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Year : 2022  |  Volume : 45  |  Issue : 2  |  Page : 99-103  

Radiological safety during sodium diuranate dissolution process: A radiological data study

1 Health Physics Division, Bhabha Atomic Research Centre, Mumbai, Maharashtra, India
2 Uranium Extraction Division, Bhabha Atomic Research Centre, Mumbai, Maharashtra, India

Date of Submission07-Apr-2022
Date of Acceptance07-Oct-2022
Date of Web Publication20-Dec-2022

Correspondence Address:
M Shailesh
Health Physics Division, Bhabha Atomic Research Centre, Trombay, Mumbai - 000 085, Maharashtra
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Source of Support: None, Conflict of Interest: None

DOI: 10.4103/rpe.rpe_12_22

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The article presents an overview of the occupational radiation protection aspects of experimental sodium diuranate transferring and handling processes required for refining utilization. The health physics aspects and associated monitoring programs necessary to adequately measure and control radiological exposures to workers during the process is described here. A particle size distribution study was also carried out and estimated the activity median aerodynamic diameter (AMAD) for the process. The AMAD varied from 4.6 to 7.7 μm and geometric standard deviation ranged from 1.9 to 2.8. Obtained data serve the purpose of comparison for formulating a detailed radiological safety protocol during regular operation.

Keywords: Activity median aerodynamic diameter, dissolution process, sodium diuranate, uranium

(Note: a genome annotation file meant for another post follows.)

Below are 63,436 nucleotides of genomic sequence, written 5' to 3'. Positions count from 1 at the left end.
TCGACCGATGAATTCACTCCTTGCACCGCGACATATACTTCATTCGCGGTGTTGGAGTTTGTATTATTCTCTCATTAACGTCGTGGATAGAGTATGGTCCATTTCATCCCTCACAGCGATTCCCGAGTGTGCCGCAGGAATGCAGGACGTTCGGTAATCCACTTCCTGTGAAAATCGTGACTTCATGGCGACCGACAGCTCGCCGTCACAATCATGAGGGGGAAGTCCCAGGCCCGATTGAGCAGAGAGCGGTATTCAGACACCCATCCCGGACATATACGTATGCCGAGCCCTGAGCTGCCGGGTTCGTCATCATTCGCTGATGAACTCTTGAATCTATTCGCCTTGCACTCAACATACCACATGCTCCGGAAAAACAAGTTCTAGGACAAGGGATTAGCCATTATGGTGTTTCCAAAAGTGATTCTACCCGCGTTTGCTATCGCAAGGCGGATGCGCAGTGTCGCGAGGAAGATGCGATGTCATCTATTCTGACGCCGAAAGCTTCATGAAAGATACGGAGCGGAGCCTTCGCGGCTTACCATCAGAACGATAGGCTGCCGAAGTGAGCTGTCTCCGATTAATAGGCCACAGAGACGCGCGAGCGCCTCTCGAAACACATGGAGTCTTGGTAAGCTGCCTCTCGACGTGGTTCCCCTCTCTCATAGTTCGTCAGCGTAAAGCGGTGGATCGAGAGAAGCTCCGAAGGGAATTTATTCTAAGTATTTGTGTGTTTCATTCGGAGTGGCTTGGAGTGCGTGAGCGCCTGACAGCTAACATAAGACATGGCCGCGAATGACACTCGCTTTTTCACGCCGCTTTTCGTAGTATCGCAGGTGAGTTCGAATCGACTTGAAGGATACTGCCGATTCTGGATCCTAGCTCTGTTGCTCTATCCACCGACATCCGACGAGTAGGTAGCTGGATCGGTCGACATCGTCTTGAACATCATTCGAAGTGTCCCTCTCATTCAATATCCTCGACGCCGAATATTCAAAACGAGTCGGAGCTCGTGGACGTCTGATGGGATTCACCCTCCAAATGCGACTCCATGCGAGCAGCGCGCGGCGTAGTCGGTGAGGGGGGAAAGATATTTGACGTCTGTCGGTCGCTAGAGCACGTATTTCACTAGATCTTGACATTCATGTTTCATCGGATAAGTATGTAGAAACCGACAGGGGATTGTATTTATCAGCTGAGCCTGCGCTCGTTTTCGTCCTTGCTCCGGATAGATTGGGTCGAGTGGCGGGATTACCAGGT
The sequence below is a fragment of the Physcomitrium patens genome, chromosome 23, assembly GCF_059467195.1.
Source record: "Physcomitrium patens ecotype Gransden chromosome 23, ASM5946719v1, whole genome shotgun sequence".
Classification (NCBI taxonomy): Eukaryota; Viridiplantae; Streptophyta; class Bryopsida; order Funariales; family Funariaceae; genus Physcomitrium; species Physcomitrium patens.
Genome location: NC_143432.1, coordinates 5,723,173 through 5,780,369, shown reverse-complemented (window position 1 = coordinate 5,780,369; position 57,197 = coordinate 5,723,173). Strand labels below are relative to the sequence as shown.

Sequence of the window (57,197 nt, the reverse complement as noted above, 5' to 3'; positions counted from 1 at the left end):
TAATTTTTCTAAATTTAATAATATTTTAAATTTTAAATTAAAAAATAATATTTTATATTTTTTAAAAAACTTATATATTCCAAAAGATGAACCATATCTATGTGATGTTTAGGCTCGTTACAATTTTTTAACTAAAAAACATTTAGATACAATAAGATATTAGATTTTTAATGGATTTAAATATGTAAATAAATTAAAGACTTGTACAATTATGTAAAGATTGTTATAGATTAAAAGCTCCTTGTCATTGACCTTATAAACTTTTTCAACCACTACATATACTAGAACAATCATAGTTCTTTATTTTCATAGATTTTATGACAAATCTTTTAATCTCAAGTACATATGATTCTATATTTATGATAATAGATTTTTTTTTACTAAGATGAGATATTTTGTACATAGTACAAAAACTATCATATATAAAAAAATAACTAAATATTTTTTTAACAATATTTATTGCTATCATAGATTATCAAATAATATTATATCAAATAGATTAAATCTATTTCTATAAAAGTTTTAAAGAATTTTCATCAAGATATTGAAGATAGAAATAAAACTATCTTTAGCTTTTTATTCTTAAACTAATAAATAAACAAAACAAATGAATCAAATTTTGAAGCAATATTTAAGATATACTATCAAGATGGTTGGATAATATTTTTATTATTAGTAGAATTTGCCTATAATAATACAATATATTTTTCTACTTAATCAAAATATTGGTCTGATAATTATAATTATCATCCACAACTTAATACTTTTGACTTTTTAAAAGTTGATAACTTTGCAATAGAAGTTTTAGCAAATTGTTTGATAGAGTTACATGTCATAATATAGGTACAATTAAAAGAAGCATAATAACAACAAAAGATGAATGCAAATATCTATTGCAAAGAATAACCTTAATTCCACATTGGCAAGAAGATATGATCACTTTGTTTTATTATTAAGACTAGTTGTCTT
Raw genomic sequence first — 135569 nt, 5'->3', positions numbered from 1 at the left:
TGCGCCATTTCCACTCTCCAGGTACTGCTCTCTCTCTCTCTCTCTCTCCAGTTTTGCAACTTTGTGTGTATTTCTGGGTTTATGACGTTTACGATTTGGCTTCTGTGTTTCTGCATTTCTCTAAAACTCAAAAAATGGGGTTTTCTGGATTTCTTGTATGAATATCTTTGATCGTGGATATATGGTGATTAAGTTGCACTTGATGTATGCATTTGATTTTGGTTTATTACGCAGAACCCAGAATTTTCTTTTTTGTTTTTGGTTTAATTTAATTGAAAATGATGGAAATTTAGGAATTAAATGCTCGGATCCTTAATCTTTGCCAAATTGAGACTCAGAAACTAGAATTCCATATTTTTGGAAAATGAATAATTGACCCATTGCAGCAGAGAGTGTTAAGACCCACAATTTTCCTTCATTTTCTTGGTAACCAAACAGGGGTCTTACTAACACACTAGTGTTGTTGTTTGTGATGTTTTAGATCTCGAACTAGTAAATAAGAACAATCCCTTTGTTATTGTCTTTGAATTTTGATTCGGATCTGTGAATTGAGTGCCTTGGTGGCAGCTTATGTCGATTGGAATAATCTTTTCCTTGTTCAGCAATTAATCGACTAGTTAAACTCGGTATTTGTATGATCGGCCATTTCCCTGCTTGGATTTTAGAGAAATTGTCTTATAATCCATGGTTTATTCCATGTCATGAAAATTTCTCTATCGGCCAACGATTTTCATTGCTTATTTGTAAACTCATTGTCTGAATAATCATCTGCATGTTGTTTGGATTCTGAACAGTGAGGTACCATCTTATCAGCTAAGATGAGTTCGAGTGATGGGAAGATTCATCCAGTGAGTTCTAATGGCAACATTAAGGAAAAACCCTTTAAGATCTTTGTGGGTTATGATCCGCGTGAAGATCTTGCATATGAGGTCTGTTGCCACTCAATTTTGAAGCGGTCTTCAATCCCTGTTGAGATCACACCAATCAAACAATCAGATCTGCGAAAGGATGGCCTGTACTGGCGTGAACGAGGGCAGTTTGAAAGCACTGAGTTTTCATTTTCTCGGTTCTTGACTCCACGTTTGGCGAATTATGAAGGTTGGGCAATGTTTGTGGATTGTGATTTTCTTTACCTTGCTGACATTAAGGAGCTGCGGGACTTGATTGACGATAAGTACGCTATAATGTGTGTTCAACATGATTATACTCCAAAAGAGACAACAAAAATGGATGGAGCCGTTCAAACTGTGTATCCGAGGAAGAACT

How to cite this article:
Shailesh M, Suman S K, Malti P K, Pol V, Manna S, Kolekar R V, Satpati S K. Radiological safety during sodium diuranate dissolution process: A radiological data study. Radiat Prot Environ 2022;45:99-103

How to cite this URL:
Shailesh M, Suman S K, Malti P K, Pol V, Manna S, Kolekar R V, Satpati S K. Radiological safety during sodium diuranate dissolution process: A radiological data study. Radiat Prot Environ [serial online] 2022 [cited 2023 Mar 28];45:99-103. Available from: https://www.rpe.org.in/text.asp?2022/45/2/99/364553

  Introduction Top

To boost nuclear research and to meet the nuclear energy demand of India, adequate quantities of natural uranium are processed in different units of the Department of Atomic Energy, as most nuclear reactors are fueled by natural uranium base materials.[1] Uranium extraction and purification from concentrated crude uranium are processed on a regular basis to produce nuclear-grade uranium metal. This is required for the fabrication of nuclear fuel for reactors in India.[2] India's known conventional uranium resources are estimated to be approximately 2 lakh Tons U.[3] In the last six decades, uranium concentrate in the form of magnesium diuranate has been produced by acidic leaching in India. A novel alkaline leaching route has been developed to treat and concentrate uranium from carbonate ore in the form of sodium diuranate (SDU). This SDU contains 55%–65% natural uranium.[4],[5],[6],[7] For nuclear-grade uranium (more than 99.85% pure U), the SDU is been further processed to get pure ammonium diuranate (ADU). This involves the dissolution of SDU powder to produce impure uranyl nitrate solution, and further purification of the solution by solvent extraction using 30% Tri butyl phosphate (TBP) to get pure uranyl nitrate solution and finally produce pure ADU after precipitation. During the handling and processing of crude SDU powder, airborne uranium aerosols are the main hazards concerning radiation and chemical toxicity due to inhalation.